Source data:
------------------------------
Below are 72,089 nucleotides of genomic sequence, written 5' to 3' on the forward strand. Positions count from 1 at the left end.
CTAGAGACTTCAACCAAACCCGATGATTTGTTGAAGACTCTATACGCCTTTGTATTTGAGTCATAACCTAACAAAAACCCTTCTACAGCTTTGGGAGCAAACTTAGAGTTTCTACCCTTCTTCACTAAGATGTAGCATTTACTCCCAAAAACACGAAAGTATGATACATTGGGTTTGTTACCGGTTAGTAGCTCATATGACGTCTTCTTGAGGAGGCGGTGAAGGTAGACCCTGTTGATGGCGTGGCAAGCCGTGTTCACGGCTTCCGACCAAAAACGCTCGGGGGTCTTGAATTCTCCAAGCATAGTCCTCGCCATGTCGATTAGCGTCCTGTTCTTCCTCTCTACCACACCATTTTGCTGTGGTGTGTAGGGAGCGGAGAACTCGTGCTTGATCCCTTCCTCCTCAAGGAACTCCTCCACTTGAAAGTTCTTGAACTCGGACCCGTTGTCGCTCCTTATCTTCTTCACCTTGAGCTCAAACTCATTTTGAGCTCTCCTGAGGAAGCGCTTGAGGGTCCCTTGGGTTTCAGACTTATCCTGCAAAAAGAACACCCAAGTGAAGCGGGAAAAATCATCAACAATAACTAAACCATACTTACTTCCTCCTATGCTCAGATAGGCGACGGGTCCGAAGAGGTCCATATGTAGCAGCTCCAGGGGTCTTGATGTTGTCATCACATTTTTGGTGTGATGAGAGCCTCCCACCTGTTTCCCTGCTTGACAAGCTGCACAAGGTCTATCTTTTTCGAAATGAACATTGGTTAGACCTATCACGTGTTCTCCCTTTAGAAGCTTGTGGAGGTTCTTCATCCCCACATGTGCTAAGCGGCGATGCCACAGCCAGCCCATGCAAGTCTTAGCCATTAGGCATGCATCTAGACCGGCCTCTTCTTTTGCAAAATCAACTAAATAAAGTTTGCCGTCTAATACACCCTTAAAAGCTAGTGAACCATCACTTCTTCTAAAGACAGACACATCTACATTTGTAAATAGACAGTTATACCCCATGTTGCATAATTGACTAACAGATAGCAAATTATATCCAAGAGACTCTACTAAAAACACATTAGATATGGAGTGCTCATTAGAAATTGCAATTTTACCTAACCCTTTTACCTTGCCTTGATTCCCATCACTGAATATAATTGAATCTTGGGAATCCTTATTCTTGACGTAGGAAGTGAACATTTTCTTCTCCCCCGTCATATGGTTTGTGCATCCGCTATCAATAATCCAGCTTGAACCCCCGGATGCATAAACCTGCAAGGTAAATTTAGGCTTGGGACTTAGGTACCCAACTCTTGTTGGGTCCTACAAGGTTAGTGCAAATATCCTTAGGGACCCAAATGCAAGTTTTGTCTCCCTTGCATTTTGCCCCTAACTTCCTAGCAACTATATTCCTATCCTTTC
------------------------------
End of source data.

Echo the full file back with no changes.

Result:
Below are 72,089 nucleotides of genomic sequence, written 5' to 3' on the forward strand. Positions count from 1 at the left end.
CTAGAGACTTCAACCAAACCCGATGATTTGTTGAAGACTCTATACGCCTTTGTATTTGAGTCATAACCTAACAAAAACCCTTCTACAGCTTTGGGAGCAAACTTAGAGTTTCTACCCTTCTTCACTAAGATGTAGCATTTACTCCCAAAAACACGAAAGTATGATACATTGGGTTTGTTACCGGTTAGTAGCTCATATGACGTCTTCTTGAGGAGGCGGTGAAGGTAGACCCTGTTGATGGCGTGGCAAGCCGTGTTCACGGCTTCCGACCAAAAACGCTCGGGGGTCTTGAATTCTCCAAGCATAGTCCTCGCCATGTCGATTAGCGTCCTGTTCTTCCTCTCTACCACACCATTTTGCTGTGGTGTGTAGGGAGCGGAGAACTCGTGCTTGATCCCTTCCTCCTCAAGGAACTCCTCCACTTGAAAGTTCTTGAACTCGGACCCGTTGTCGCTCCTTATCTTCTTCACCTTGAGCTCAAACTCATTTTGAGCTCTCCTGAGGAAGCGCTTGAGGGTCCCTTGGGTTTCAGACTTATCCTGCAAAAAGAACACCCAAGTGAAGCGGGAAAAATCATCAACAATAACTAAACCATACTTACTTCCTCCTATGCTCAGATAGGCGACGGGTCCGAAGAGGTCCATATGTAGCAGCTCCAGGGGTCTTGATGTTGTCATCACATTTTTGGTGTGATGAGAGCCTCCCACCTGTTTCCCTGCTTGACAAGCTGCACAAGGTCTATCTTTTTCGAAATGAACATTGGTTAGACCTATCACGTGTTCTCCCTTTAGAAGCTTGTGGAGGTTCTTCATCCCCACATGTGCTAAGCGGCGATGCCACAGCCAGCCCATGCAAGTCTTAGCCATTAGGCATGCATCTAGACCGGCCTCTTCTTTTGCAAAATCAACTAAATAAAGTTTGCCGTCTAATACACCCTTAAAAGCTAGTGAACCATCACTTCTTCTAAAGACAGACACATCTACATTTGTAAATAGACAGTTATACCCCATGTTGCATAATTGACTAACAGATAGCAAATTATATCCAAGAGACTCTACTAAAAACACATTAGATATGGAGTGCTCATTAGAAATTGCAATTTTACCTAACCCTTTTACCTTGCCTTGATTCCCATCACTGAATATAATTGAATCTTGGGAATCCTTATTCTTGACGTAGGAAGTGAACATTTTCTTCTCCCCCGTCATATGGTTTGTGCATCCGCTATCAATAATCCAGCTTGAACCCCCGGATGCATAAACCTGCAAGGTAAATTTAGGCTTGGGACTTAGGTACCCAACTCTTGTTGGGTCCTACAAGGTTAGTGCAAATATCCTTAGGGACCCAAATGCAAGTTTTGTCTCCCTTGCATTTTGCCCCTAACTTCCTAGCAACTATATTCCTATCCTTTC